Every Job I’ve Ever Had: Camp Counselor, Bilingual CSA, Theater Teacher

Photo credit: Kayla-Jane Barrie, CC BY 2.0.

I have made approximately $500 in my whole lifetime doing the thing that I’m probably best at and most qualified for: writing plays and musicals. I can make that much in a couple of days at my day job as a consultant, which I am good at and mostly qualified for. I’m the kind of artist who needs a structured desk job not only for the money, but also because it affords me the emotional and mental energy to keep writing. It took me a long time to realize this. Here is the circuitious path that took me from bright-eyed dramatic literature major with Sondheimian dreams to buttoned-up consultant (who still harbors Sondheimian dreams).

Graduate medical education administrator 

I graduated into the recession and ended up working for a healthcare non-profit after a spell of unemployment. I thought it cramped my style so I quit and swore off the 9-5 world for good. (Joke’s on you, 22 year-old self!)

Theater teacher

I left medical education for a contract teaching gig in an inner-city school that ended up not paying anything but a pair of comp tickets to the show that the theater company was producing. I should’ve said no once I found that out, but I felt really smug about being a working theater artist. (Again, joke’s on you, 22 year-old self!)

Pet-friendly vacation rental copywriter

I wrote snappy descriptions of rental properties where pets were welcome. The listings were virtually identical, but I was tasked with making each one pop.

Musical theater camp counselor

This job required waking up at six in the morning to commute to the suburbs, where I wrangled 40 campers into abridged versions of classic musicals for $10 an hour. There was no air conditioning. I’ve never had more fun at a job and I bonded with the campers over a shared love of Zac Efron.

Bilingual customer service associate at a folk music school

This was basically a desk job operating under the guise of socialism. I got to work with the loveliest hippies ever, and I know the Spanish names for a lot of instruments.

Preschool theater teacher

I still carry with me the mental image of a small child pretending to run around like a crab.

Babysitter

This paid better than most of my artsy gigs and I had access to an unlimited supply of Goldfish crackers.

Middle school rap teacher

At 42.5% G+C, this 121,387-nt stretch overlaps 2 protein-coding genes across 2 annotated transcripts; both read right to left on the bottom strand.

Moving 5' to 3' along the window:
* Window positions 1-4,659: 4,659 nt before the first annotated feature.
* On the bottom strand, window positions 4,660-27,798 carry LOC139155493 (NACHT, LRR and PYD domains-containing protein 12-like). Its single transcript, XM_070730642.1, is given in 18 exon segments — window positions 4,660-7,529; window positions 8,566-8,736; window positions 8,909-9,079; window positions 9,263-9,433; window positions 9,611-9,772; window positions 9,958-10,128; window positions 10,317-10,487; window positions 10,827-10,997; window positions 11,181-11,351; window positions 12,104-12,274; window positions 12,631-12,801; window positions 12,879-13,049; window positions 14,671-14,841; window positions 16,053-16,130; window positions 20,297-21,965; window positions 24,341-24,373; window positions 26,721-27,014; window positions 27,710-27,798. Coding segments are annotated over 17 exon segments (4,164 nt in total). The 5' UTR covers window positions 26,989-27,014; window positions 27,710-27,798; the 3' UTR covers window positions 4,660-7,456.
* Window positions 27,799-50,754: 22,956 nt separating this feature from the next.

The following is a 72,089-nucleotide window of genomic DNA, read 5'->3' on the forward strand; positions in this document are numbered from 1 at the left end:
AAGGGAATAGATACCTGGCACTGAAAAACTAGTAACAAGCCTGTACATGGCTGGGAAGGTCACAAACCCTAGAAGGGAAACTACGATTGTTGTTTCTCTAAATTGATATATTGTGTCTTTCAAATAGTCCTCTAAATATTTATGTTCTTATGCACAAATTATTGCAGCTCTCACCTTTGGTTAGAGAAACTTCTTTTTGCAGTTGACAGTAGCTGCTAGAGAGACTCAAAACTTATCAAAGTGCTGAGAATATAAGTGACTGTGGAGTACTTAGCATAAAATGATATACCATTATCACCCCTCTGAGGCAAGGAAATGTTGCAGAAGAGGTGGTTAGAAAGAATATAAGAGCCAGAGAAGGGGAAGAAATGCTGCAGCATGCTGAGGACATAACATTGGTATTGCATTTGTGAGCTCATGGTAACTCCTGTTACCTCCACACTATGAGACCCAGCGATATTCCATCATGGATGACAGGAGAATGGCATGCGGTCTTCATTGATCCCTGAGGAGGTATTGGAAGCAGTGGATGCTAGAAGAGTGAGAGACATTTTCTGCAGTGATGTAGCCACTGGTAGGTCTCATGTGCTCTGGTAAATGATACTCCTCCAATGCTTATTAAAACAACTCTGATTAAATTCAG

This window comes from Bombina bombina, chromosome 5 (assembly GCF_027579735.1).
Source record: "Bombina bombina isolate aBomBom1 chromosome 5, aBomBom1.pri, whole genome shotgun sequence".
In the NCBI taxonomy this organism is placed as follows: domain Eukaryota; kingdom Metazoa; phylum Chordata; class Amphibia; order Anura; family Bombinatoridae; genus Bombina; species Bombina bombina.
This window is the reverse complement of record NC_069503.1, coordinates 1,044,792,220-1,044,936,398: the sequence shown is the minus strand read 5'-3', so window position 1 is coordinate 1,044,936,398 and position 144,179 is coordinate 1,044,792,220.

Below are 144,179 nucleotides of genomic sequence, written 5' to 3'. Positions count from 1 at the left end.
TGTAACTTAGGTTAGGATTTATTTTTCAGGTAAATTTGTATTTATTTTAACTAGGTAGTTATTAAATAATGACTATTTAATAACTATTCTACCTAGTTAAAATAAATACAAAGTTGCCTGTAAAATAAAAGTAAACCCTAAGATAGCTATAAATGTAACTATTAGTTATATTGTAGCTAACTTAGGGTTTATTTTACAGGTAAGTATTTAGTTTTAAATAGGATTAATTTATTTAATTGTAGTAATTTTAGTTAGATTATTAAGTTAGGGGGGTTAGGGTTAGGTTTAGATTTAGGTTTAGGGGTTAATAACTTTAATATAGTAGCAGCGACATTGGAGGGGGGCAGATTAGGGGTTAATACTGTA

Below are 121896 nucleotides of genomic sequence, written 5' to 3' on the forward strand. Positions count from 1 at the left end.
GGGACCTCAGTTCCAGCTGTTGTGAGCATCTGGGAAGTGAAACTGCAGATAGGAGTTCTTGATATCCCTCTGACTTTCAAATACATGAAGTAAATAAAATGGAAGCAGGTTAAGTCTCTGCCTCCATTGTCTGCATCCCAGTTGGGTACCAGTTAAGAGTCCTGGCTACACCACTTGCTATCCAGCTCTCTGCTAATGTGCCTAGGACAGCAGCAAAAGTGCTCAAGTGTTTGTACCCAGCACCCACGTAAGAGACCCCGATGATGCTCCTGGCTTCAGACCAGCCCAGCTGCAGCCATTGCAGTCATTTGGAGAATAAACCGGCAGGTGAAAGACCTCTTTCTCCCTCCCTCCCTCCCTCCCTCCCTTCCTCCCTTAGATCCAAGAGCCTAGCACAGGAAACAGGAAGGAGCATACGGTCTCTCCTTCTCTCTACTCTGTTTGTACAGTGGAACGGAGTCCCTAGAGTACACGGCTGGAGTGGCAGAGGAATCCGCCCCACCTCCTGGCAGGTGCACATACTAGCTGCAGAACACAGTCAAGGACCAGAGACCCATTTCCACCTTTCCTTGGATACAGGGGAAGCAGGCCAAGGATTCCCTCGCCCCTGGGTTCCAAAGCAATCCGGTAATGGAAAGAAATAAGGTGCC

I still look back in awe at the chutzpah it took for me to do this. The album the class recorded is still online and it’s adorable.

Theater teacher (again)

This time around I got paid, but the program was basically a vanity program for the theater company and I can guarantee that I taught nothing of value to those kids.

Theatrical licensing representative

All of those low-paying gigs and side hustles started to get to me, so I thought that a desk job in the arts would be a healthy compromise.

Theatrical licensing representative (again)

I didn’t mind the last job, but there was some low-key sexism going on so I left for the same job at a competing agency. I was soon promoted to…

Theatrical licensing director

I liked the work, but it sometimes got disheartening spending all of my energy drafting contracts and managing spreadsheets for other writers. Best part of the job was when I got to go to Athens to see a Greek production of one of the shows we represented. Worst part of the job was the drama. (Literally.) Or maybe the pay.

Healthcare membership advisor

I needed a better paying job with less drama. I knew that meant leaving theater, so I got an inbound sales job (that I was a little too qualified for) at a healthcare company. There was a SodaStream and a juicer in the office. I WAS SO HAPPY. So happy, in fact, that when a position opened up that would utilize my mean spreadsheet skills, I applied. And that brings us to…

Consultant

I do a ton of math, manage a bunch of spreadsheets, and almost every week I’m tasked with solving a new seemingly unsolvable problem. There’s a healthy amount of bureaucracy, and the company is big enough that there are HR policies preventing the hiring of one’s mistress. After a day of left-brained work, I usually get home anxious to start writing, and my writing is even better since I haven’t spent the whole day thinking about theater. I wish I could tell 22-year-old me not to be so smug about day jobs.

Dyan Flores is a consultant and musical theater writer who lives in New York City.  She is good at making spreadsheets but better at writing songs. You can find her on Twitter.

This story is part of The Billfold’s Career History series.

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